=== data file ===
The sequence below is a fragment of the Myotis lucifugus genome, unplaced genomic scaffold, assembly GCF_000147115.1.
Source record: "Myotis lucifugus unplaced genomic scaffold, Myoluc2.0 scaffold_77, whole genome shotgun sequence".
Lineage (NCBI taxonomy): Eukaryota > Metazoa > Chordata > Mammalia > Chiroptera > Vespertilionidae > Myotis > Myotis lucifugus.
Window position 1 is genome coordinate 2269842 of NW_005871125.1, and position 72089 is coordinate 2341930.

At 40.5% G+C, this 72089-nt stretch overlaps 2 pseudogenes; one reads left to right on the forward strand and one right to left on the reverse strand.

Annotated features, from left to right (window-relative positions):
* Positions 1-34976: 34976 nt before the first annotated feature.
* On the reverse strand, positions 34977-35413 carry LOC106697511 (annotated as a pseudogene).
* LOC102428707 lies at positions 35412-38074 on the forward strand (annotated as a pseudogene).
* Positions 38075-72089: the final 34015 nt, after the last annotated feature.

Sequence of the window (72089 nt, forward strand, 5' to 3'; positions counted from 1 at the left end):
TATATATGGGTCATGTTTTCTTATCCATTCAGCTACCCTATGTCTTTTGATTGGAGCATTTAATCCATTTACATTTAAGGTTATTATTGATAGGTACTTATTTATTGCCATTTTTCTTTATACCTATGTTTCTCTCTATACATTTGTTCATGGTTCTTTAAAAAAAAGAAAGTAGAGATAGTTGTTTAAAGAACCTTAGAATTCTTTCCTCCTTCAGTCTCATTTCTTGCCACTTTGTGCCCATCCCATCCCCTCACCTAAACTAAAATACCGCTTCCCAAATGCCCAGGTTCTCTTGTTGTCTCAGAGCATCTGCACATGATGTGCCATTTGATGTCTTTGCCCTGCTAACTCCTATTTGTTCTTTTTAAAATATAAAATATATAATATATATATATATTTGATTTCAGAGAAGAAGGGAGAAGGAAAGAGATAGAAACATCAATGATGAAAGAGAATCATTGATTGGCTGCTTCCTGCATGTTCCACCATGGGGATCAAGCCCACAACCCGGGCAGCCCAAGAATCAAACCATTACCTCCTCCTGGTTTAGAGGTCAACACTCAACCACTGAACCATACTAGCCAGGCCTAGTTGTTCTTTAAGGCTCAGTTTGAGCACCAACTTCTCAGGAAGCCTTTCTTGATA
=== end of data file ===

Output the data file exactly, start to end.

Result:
The sequence below is a fragment of the Myotis lucifugus genome, unplaced genomic scaffold, assembly GCF_000147115.1.
Source record: "Myotis lucifugus unplaced genomic scaffold, Myoluc2.0 scaffold_77, whole genome shotgun sequence".
Lineage (NCBI taxonomy): Eukaryota > Metazoa > Chordata > Mammalia > Chiroptera > Vespertilionidae > Myotis > Myotis lucifugus.
Window position 1 is genome coordinate 2269842 of NW_005871125.1, and position 72089 is coordinate 2341930.

At 40.5% G+C, this 72089-nt stretch overlaps 2 pseudogenes; one reads left to right on the forward strand and one right to left on the reverse strand.

Annotated features, from left to right (window-relative positions):
* Positions 1-34976: 34976 nt before the first annotated feature.
* On the reverse strand, positions 34977-35413 carry LOC106697511 (annotated as a pseudogene).
* LOC102428707 lies at positions 35412-38074 on the forward strand (annotated as a pseudogene).
* Positions 38075-72089: the final 34015 nt, after the last annotated feature.

Sequence of the window (72089 nt, forward strand, 5' to 3'; positions counted from 1 at the left end):
TATATATGGGTCATGTTTTCTTATCCATTCAGCTACCCTATGTCTTTTGATTGGAGCATTTAATCCATTTACATTTAAGGTTATTATTGATAGGTACTTATTTATTGCCATTTTTCTTTATACCTATGTTTCTCTCTATACATTTGTTCATGGTTCTTTAAAAAAAAGAAAGTAGAGATAGTTGTTTAAAGAACCTTAGAATTCTTTCCTCCTTCAGTCTCATTTCTTGCCACTTTGTGCCCATCCCATCCCCTCACCTAAACTAAAATACCGCTTCCCAAATGCCCAGGTTCTCTTGTTGTCTCAGAGCATCTGCACATGATGTGCCATTTGATGTCTTTGCCCTGCTAACTCCTATTTGTTCTTTTTAAAATATAAAATATATAATATATATATATATTTGATTTCAGAGAAGAAGGGAGAAGGAAAGAGATAGAAACATCAATGATGAAAGAGAATCATTGATTGGCTGCTTCCTGCATGTTCCACCATGGGGATCAAGCCCACAACCCGGGCAGCCCAAGAATCAAACCATTACCTCCTCCTGGTTTAGAGGTCAACACTCAACCACTGAACCATACTAGCCAGGCCTAGTTGTTCTTTAAGGCTCAGTTTGAGCACCAACTTCTCAGGAAGCCTTTCTTGATA